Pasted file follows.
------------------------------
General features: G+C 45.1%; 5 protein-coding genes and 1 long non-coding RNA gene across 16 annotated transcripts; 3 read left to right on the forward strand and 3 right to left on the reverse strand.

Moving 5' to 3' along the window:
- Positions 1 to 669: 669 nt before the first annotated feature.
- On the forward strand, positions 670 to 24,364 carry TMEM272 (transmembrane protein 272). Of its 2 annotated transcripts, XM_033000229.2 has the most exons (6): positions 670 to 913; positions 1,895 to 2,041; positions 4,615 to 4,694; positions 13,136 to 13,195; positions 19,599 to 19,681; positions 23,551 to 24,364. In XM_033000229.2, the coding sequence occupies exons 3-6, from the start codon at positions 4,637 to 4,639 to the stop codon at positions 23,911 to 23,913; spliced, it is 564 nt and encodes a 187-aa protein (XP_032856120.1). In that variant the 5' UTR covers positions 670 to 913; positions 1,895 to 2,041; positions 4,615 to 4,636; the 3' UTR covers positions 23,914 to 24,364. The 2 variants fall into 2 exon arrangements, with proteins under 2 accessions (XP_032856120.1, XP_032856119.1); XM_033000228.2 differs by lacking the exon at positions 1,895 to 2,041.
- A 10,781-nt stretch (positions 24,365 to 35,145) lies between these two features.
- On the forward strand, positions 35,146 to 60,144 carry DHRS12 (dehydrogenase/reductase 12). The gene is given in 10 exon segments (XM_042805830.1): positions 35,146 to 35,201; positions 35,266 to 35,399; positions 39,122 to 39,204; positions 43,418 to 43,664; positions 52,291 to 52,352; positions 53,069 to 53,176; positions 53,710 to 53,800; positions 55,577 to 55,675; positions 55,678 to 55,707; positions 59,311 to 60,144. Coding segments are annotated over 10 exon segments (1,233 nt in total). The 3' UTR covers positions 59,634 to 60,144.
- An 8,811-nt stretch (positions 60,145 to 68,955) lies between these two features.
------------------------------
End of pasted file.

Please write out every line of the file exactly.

General features: G+C 45.1%; 5 protein-coding genes and 1 long non-coding RNA gene across 16 annotated transcripts; 3 read left to right on the forward strand and 3 right to left on the reverse strand.

Moving 5' to 3' along the window:
- Positions 1 to 669: 669 nt before the first annotated feature.
- On the forward strand, positions 670 to 24,364 carry TMEM272 (transmembrane protein 272). Of its 2 annotated transcripts, XM_033000229.2 has the most exons (6): positions 670 to 913; positions 1,895 to 2,041; positions 4,615 to 4,694; positions 13,136 to 13,195; positions 19,599 to 19,681; positions 23,551 to 24,364. In XM_033000229.2, the coding sequence occupies exons 3-6, from the start codon at positions 4,637 to 4,639 to the stop codon at positions 23,911 to 23,913; spliced, it is 564 nt and encodes a 187-aa protein (XP_032856120.1). In that variant the 5' UTR covers positions 670 to 913; positions 1,895 to 2,041; positions 4,615 to 4,636; the 3' UTR covers positions 23,914 to 24,364. The 2 variants fall into 2 exon arrangements, with proteins under 2 accessions (XP_032856120.1, XP_032856119.1); XM_033000228.2 differs by lacking the exon at positions 1,895 to 2,041.
- A 10,781-nt stretch (positions 24,365 to 35,145) lies between these two features.
- On the forward strand, positions 35,146 to 60,144 carry DHRS12 (dehydrogenase/reductase 12). The gene is given in 10 exon segments (XM_042805830.1): positions 35,146 to 35,201; positions 35,266 to 35,399; positions 39,122 to 39,204; positions 43,418 to 43,664; positions 52,291 to 52,352; positions 53,069 to 53,176; positions 53,710 to 53,800; positions 55,577 to 55,675; positions 55,678 to 55,707; positions 59,311 to 60,144. Coding segments are annotated over 10 exon segments (1,233 nt in total). The 3' UTR covers positions 59,634 to 60,144.
- An 8,811-nt stretch (positions 60,145 to 68,955) lies between these two features.